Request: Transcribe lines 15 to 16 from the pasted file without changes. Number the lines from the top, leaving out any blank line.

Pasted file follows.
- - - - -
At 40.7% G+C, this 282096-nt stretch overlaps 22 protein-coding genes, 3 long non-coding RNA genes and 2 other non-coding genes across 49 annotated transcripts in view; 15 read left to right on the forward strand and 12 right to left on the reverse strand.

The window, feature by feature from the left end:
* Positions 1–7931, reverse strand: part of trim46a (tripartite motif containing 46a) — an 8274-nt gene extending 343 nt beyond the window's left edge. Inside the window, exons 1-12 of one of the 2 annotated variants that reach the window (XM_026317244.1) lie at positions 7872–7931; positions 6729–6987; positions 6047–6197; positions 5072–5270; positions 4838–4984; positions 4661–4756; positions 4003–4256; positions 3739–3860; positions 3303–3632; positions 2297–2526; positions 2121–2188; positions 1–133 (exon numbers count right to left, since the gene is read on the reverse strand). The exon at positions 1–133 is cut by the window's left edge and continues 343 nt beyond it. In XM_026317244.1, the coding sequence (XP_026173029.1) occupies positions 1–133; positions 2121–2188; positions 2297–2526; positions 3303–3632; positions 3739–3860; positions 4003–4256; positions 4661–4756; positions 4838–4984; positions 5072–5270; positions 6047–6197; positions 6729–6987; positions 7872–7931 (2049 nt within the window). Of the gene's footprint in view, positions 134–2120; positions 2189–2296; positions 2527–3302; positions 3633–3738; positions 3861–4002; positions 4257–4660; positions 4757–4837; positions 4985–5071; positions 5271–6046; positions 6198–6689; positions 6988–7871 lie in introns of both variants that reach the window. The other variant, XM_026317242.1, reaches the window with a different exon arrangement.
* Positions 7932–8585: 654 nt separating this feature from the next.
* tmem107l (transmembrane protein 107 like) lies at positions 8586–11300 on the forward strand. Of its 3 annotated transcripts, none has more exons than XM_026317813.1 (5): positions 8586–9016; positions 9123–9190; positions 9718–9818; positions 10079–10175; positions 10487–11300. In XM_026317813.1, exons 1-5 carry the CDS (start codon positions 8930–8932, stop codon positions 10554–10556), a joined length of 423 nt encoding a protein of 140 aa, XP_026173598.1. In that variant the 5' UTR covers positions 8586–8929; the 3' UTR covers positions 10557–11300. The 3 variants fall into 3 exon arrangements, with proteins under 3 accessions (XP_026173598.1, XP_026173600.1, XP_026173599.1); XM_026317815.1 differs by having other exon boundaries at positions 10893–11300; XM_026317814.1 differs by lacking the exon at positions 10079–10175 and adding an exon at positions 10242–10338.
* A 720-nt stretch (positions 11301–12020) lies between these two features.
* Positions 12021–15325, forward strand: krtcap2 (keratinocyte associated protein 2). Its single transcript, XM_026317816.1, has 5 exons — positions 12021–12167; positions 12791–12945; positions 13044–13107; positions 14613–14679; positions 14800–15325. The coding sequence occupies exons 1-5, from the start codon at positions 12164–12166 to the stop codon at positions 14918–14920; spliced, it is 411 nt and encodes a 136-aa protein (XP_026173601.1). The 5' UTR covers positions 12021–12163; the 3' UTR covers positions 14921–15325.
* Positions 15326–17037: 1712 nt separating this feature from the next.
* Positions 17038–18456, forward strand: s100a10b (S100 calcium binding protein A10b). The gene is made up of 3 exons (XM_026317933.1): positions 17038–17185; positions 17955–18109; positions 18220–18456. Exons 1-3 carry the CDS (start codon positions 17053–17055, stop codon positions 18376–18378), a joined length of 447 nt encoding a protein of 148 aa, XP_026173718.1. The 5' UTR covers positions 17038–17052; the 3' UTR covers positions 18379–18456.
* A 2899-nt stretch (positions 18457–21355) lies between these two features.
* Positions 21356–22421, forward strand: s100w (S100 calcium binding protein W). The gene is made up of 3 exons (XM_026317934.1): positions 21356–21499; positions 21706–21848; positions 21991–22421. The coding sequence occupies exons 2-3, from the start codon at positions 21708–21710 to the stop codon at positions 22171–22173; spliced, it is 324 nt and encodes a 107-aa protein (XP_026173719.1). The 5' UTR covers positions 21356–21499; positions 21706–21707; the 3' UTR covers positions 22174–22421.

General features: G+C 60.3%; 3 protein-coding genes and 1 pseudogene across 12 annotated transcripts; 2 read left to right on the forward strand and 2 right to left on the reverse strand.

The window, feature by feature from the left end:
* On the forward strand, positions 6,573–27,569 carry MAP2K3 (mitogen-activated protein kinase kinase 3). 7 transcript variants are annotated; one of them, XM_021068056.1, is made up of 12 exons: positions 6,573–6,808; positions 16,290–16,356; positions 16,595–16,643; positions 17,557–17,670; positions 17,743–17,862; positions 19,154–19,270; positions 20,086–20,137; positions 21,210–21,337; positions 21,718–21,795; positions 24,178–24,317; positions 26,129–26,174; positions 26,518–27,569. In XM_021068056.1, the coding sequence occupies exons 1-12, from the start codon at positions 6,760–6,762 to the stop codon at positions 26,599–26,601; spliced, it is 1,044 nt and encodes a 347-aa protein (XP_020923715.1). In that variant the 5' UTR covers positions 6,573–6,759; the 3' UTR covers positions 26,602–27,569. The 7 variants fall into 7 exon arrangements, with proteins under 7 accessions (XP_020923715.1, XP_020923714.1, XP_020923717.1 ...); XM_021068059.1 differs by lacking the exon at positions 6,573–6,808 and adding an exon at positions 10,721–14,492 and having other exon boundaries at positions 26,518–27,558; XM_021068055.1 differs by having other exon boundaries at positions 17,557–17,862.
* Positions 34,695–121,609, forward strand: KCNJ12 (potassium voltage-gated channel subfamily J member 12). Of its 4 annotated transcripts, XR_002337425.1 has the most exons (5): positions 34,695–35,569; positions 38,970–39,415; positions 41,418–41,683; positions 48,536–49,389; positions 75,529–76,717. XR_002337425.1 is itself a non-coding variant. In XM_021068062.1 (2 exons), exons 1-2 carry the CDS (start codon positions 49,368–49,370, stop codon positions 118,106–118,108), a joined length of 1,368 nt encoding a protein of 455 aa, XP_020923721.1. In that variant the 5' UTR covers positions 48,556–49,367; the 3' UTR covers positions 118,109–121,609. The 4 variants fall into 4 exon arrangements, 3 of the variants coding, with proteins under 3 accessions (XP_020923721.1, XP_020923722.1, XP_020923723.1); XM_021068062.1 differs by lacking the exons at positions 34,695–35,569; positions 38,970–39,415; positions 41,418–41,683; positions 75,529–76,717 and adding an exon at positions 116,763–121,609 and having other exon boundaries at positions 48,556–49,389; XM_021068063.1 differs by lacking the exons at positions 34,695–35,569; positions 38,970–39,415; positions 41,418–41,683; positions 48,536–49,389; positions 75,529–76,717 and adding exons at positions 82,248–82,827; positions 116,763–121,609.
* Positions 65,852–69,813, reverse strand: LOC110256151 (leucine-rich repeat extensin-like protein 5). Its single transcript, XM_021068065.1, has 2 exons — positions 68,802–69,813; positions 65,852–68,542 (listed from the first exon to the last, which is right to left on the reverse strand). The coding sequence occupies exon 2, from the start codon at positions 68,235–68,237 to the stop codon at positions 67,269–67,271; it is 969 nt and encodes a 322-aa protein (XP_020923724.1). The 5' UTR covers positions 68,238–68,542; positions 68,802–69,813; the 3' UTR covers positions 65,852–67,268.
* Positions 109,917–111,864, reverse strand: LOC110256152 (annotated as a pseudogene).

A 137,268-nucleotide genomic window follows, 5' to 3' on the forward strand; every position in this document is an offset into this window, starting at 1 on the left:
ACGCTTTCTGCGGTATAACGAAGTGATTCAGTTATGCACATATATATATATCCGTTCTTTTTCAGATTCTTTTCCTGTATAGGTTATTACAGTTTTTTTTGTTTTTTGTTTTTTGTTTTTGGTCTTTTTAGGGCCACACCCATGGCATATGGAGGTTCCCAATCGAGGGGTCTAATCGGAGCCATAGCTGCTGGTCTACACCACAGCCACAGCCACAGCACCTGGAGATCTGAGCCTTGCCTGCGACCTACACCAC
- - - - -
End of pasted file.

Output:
* Positions 34,695–121,609, forward strand: KCNJ12 (potassium voltage-gated channel subfamily J member 12). Of its 4 annotated transcripts, XR_002337425.1 has the most exons (5): positions 34,695–35,569; positions 38,970–39,415; positions 41,418–41,683; positions 48,536–49,389; positions 75,529–76,717. XR_002337425.1 is itself a non-coding variant. In XM_021068062.1 (2 exons), exons 1-2 carry the CDS (start codon positions 49,368–49,370, stop codon positions 118,106–118,108), a joined length of 1,368 nt encoding a protein of 455 aa, XP_020923721.1. In that variant the 5' UTR covers positions 48,556–49,367; the 3' UTR covers positions 118,109–121,609. The 4 variants fall into 4 exon arrangements, 3 of the variants coding, with proteins under 3 accessions (XP_020923721.1, XP_020923722.1, XP_020923723.1); XM_021068062.1 differs by lacking the exons at positions 34,695–35,569; positions 38,970–39,415; positions 41,418–41,683; positions 75,529–76,717 and adding an exon at positions 116,763–121,609 and having other exon boundaries at positions 48,556–49,389; XM_021068063.1 differs by lacking the exons at positions 34,695–35,569; positions 38,970–39,415; positions 41,418–41,683; positions 48,536–49,389; positions 75,529–76,717 and adding exons at positions 82,248–82,827; positions 116,763–121,609.
* Positions 65,852–69,813, reverse strand: LOC110256151 (leucine-rich repeat extensin-like protein 5). Its single transcript, XM_021068065.1, has 2 exons — positions 68,802–69,813; positions 65,852–68,542 (listed from the first exon to the last, which is right to left on the reverse strand). The coding sequence occupies exon 2, from the start codon at positions 68,235–68,237 to the stop codon at positions 67,269–67,271; it is 969 nt and encodes a 322-aa protein (XP_020923724.1). The 5' UTR covers positions 68,238–68,542; positions 68,802–69,813; the 3' UTR covers positions 65,852–67,268.